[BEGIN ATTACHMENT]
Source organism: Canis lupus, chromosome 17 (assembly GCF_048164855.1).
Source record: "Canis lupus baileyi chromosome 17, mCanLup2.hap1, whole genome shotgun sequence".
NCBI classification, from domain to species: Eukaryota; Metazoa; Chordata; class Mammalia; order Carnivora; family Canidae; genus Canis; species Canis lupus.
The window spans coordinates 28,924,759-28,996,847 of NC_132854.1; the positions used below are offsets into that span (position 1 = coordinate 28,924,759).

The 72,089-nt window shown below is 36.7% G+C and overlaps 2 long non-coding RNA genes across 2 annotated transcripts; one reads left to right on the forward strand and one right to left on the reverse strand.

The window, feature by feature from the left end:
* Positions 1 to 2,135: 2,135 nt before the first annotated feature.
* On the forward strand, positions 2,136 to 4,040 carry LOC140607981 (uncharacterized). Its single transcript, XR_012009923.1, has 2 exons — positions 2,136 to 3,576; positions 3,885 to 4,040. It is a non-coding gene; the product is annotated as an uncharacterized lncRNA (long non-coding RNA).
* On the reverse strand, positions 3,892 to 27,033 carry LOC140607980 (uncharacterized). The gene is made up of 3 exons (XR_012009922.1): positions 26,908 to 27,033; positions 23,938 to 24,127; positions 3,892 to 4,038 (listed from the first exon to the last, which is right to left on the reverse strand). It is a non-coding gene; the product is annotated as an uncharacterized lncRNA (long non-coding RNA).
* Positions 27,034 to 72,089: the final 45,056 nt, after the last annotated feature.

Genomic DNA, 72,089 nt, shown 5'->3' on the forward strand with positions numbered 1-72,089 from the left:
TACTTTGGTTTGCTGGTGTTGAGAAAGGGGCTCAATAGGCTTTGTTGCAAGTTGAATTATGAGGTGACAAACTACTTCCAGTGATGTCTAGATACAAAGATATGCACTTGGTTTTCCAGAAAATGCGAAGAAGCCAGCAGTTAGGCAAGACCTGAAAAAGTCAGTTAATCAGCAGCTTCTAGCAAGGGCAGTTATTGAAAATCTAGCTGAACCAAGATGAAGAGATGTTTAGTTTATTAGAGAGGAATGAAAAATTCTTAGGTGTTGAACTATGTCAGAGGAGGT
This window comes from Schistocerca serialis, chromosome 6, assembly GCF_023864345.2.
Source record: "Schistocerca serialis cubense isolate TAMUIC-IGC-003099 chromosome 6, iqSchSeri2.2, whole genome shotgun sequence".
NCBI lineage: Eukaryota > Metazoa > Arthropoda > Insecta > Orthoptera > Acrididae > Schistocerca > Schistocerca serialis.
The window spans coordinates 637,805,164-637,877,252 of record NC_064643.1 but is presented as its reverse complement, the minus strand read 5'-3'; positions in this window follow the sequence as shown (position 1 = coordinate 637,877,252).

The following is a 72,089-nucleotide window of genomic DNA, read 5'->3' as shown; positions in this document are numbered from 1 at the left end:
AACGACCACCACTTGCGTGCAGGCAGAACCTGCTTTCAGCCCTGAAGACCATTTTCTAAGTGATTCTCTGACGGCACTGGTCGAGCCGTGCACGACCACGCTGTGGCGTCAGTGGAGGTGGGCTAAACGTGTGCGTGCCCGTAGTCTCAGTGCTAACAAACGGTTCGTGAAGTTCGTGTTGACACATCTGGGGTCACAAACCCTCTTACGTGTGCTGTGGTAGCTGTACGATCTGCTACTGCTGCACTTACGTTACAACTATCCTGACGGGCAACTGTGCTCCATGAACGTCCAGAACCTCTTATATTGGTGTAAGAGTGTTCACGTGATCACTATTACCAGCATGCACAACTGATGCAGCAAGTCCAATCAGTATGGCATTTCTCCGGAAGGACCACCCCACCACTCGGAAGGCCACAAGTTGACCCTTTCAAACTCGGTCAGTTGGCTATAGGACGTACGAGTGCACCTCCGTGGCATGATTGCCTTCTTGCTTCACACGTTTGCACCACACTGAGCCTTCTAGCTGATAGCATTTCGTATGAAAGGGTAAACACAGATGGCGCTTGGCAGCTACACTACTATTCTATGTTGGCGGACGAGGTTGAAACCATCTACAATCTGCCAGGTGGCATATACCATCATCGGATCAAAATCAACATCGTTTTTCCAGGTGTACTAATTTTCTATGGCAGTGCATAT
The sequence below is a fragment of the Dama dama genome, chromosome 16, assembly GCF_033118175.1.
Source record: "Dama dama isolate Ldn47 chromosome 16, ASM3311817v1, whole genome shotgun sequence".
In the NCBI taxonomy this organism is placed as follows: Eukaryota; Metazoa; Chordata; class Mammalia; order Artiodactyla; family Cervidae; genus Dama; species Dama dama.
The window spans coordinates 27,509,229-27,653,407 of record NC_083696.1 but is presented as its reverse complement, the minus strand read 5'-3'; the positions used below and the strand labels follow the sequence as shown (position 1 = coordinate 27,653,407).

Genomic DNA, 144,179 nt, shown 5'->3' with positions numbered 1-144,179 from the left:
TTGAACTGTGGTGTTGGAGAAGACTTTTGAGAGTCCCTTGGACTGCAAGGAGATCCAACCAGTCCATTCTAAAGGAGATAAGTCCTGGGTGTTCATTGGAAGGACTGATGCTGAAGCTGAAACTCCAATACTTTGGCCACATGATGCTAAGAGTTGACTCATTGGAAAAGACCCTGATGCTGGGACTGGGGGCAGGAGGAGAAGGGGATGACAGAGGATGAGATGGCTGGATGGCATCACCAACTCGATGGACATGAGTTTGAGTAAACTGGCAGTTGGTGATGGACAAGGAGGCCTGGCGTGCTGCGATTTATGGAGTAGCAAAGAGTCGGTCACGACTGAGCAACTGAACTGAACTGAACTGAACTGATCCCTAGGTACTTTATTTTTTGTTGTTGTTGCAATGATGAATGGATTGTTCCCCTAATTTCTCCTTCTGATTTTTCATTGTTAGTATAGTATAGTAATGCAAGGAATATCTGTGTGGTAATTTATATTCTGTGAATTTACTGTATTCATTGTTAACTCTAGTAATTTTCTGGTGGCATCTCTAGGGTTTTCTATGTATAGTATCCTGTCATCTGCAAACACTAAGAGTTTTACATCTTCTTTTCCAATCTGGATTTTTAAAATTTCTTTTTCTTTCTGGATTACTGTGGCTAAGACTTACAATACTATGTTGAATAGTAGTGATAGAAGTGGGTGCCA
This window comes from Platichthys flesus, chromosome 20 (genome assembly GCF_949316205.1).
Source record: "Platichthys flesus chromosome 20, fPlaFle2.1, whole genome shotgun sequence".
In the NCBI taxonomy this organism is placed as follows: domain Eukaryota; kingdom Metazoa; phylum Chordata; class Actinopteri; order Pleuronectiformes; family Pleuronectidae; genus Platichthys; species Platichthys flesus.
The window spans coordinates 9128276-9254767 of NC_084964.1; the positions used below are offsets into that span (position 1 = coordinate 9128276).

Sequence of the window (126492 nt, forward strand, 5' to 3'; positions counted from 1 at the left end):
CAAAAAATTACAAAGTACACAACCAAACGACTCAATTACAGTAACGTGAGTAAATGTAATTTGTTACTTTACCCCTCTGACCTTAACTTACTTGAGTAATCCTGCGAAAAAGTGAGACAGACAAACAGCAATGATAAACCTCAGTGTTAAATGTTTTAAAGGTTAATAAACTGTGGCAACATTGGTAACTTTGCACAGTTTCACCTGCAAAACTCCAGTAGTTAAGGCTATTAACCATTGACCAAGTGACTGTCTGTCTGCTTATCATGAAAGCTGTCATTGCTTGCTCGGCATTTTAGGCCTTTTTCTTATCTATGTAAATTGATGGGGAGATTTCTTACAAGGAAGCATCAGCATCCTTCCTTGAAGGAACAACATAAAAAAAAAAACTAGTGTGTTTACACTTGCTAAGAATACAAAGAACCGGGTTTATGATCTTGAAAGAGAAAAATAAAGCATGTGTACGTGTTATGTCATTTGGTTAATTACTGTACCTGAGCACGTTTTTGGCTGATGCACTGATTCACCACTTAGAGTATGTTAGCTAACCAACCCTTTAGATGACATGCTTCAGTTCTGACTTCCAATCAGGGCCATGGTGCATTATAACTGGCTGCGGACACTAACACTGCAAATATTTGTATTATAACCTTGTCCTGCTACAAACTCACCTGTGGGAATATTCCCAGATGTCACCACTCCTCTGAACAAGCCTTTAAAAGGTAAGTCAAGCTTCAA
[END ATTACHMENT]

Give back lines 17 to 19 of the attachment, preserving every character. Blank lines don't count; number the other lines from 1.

The following is a 72,089-nucleotide window of genomic DNA, read 5'->3' as shown; positions in this document are numbered from 1 at the left end:
AACGACCACCACTTGCGTGCAGGCAGAACCTGCTTTCAGCCCTGAAGACCATTTTCTAAGTGATTCTCTGACGGCACTGGTCGAGCCGTGCACGACCACGCTGTGGCGTCAGTGGAGGTGGGCTAAACGTGTGCGTGCCCGTAGTCTCAGTGCTAACAAACGGTTCGTGAAGTTCGTGTTGACACATCTGGGGTCACAAACCCTCTTACGTGTGCTGTGGTAGCTGTACGATCTGCTACTGCTGCACTTACGTTACAACTATCCTGACGGGCAACTGTGCTCCATGAACGTCCAGAACCTCTTATATTGGTGTAAGAGTGTTCACGTGATCACTATTACCAGCATGCACAACTGATGCAGCAAGTCCAATCAGTATGGCATTTCTCCGGAAGGACCACCCCACCACTCGGAAGGCCACAAGTTGACCCTTTCAAACTCGGTCAGTTGGCTATAGGACGTACGAGTGCACCTCCGTGGCATGATTGCCTTCTTGCTTCACACGTTTGCACCACACTGAGCCTTCTAGCTGATAGCATTTCGTATGAAAGGGTAAACACAGATGGCGCTTGGCAGCTACACTACTATTCTATGTTGGCGGACGAGGTTGAAACCATCTACAATCTGCCAGGTGGCATATACCATCATCGGATCAAAATCAACATCGTTTTTCCAGGTGTACTAATTTTCTATGGCAGTGCATAT
The sequence below is a fragment of the Dama dama genome, chromosome 16, assembly GCF_033118175.1.